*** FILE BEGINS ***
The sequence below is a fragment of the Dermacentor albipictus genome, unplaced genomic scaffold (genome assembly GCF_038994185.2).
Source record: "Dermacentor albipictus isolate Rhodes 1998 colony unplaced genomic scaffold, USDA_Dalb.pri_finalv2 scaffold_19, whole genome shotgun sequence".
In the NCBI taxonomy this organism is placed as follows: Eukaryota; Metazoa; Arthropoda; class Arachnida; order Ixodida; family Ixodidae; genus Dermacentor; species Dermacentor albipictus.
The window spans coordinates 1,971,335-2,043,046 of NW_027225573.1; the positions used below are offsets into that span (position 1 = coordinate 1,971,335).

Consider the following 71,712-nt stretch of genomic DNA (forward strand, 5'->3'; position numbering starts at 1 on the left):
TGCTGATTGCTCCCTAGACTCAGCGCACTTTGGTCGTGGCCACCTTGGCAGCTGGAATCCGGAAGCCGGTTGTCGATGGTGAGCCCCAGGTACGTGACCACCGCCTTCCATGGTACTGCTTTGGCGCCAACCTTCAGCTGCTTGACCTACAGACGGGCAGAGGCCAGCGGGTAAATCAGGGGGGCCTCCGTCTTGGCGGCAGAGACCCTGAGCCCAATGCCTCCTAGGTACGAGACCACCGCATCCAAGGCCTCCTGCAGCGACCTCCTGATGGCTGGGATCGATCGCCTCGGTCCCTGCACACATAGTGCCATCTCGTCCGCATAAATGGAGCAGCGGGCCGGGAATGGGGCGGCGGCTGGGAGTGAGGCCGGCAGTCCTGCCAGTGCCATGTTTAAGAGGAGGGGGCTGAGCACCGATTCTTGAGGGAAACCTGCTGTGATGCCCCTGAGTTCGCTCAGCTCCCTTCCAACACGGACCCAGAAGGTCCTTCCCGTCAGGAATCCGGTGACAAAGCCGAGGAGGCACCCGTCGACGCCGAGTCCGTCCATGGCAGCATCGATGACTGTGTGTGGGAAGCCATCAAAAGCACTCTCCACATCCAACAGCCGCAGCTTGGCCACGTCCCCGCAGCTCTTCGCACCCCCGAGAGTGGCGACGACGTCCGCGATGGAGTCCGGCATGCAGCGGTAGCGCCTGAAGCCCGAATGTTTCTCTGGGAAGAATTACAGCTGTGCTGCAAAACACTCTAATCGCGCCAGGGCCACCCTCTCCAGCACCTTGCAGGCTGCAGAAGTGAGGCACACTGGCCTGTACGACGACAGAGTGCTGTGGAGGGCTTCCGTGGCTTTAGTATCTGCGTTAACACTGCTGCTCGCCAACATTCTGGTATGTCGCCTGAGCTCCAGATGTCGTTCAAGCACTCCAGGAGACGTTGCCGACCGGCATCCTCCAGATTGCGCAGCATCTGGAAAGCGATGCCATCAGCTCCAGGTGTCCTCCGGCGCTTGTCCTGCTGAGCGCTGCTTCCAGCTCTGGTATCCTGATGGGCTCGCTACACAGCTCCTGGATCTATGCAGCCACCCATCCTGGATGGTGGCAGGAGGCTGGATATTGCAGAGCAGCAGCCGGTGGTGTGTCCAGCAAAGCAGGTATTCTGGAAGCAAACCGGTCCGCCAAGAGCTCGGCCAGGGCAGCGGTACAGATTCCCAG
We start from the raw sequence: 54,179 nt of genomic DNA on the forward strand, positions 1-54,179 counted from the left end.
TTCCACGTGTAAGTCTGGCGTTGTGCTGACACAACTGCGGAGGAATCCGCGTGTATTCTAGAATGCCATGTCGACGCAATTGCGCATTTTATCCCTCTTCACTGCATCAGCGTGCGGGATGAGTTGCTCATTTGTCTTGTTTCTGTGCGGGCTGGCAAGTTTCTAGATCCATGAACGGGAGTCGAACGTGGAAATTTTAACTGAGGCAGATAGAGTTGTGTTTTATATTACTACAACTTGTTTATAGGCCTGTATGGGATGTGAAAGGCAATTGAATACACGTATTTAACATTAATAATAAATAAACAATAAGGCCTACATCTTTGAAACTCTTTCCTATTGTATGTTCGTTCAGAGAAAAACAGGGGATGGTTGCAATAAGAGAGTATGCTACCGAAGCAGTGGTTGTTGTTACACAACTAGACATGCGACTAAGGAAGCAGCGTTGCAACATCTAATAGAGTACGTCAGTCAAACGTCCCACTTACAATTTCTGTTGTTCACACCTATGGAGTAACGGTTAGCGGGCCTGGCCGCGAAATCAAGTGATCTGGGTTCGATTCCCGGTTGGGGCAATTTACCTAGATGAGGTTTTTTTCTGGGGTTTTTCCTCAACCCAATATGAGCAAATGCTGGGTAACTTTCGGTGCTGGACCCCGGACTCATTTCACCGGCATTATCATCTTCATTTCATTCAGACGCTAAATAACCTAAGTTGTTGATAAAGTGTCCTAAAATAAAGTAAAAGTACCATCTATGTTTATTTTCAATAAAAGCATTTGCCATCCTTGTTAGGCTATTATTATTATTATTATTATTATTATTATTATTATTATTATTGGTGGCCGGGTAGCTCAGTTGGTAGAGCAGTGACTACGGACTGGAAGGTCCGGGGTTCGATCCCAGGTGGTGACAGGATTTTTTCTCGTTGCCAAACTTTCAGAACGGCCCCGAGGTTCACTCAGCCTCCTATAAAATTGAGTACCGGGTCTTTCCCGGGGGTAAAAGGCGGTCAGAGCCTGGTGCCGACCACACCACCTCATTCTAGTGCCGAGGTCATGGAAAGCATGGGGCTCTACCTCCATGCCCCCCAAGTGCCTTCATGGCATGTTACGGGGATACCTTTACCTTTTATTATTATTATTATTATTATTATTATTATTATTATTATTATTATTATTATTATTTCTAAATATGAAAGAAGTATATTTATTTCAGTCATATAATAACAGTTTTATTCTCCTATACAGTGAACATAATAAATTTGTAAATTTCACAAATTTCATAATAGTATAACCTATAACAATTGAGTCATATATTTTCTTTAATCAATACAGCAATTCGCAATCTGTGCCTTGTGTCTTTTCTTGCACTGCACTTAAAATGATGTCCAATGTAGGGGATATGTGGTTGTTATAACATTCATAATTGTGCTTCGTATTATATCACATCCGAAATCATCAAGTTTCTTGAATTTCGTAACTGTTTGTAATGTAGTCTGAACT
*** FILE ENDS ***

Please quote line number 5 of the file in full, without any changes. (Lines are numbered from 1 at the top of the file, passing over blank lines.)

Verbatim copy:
Consider the following 71,712-nt stretch of genomic DNA (forward strand, 5'->3'; position numbering starts at 1 on the left):